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Education and Outreach

Education at all levels has been a priority at MIT Haystack Observatory. From the training of graduate students to working with high school and middle school students the staff at the Observatory has gladly volunteered their time and energy to the effort. Graduate students from several institutions around the state have used the facilities at Haystack and worked with the staff on several cutting-edge research projects. In recent years several programs have been started and sustained at Haystack, which have primarily been aimed at the undergraduate and high school levels.

At the undergraduate level, the goal has been to expose undergraduate students to research in radio astronomy. In order to achieve this goal, a small radio telescope (SRT) has been developed and commercialized. The SRT is available as a kit for students to build and use. The SRT allows the students and their teachers to obtain a hands-on introduction to radio astronomical observing techniques with observations of atomic hydrogen and of emission from the Sun. The SRT has become a successful tool available to students all over the country - there are many units installed on college campuses nationwide and worldwide. In the continuing development of the SRT and its capabilities, and in keeping with its long tradition in research and development in radio interferometry Haystack is bringing the techniques and science of interferometry to the undergraduate classroom.

The 37-m research grade telescope is available to undergraduate students nationwide for research. The telescope is accessible remotely and provides students who have an interest in radio astronomy and who may not have local facilities that allow them to pursue this interest. Observations using the telescope have been integrated into undergraduate curricula at all levels - from demonstration experiments in basics astronomy courses, to laboratory experiences and research projects at the more advanced levels. Students have used the telescope to study emission from a variety of molecules including ammonia, methanol and silicon monoxide.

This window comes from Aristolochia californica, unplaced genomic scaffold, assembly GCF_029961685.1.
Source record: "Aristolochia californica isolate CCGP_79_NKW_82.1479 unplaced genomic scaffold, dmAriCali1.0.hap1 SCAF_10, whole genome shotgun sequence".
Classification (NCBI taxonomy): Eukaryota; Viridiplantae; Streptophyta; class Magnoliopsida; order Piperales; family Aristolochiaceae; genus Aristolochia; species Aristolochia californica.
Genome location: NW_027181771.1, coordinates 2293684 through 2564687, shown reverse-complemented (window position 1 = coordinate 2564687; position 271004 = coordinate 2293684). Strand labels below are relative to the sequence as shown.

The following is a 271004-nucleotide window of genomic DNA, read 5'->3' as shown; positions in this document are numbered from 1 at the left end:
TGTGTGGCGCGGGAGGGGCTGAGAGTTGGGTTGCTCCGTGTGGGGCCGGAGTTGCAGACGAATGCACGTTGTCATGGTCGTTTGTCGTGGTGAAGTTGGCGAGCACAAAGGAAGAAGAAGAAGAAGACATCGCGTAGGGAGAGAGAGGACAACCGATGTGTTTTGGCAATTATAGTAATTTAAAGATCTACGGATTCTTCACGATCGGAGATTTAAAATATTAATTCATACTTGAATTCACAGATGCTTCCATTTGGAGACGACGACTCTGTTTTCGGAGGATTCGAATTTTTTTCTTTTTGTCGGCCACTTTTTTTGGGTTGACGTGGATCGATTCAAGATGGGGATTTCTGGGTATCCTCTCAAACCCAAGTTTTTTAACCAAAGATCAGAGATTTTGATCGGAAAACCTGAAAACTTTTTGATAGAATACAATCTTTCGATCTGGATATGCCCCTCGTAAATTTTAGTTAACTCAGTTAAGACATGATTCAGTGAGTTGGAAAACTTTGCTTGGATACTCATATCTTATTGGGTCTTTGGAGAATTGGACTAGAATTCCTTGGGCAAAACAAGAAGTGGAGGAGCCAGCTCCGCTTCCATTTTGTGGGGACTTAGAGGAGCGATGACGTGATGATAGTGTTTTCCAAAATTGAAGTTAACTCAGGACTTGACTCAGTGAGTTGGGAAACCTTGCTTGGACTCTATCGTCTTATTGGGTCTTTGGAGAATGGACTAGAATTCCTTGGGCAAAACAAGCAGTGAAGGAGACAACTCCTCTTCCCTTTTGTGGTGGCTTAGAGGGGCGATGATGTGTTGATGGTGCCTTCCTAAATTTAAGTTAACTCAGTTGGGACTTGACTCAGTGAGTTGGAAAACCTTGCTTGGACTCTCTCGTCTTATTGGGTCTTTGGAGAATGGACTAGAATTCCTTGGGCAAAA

Since 1987 Haystack Observatory has been part of an NSF-sponsored Research Experiences for Undergraduates (REU) program that allows selected undergraduates to spend the summer at Haystack and work closely with the scientists. The students work on research projects, prepare extensive research reports and present their results at national conferences.

As a result of the success of the REU program, a Research Experiences for Teachers program (RET) was started in 1999. This program brings in two teachers from local high schools to spend the summer at Haystack and learn about the research being done. This experience culminates in a high school lesson plan that the teachers take back to their classroom for testing. Once the lesson plans have been tested they are placed on the web for use by the larger community. Several workshops have been run at Haystack to introduce other teachers to these resources. A transportable SRT is available for the teachers to borrow and use in their school.

Educating the public has also been an important effort at the Observatory. From conducting open houses several times a year to bringing school groups to tours the Haystack staff are committed to educating the public about their research. Haystack staff also travel to schools and museums to talk to the public about radio astronomy and their research.

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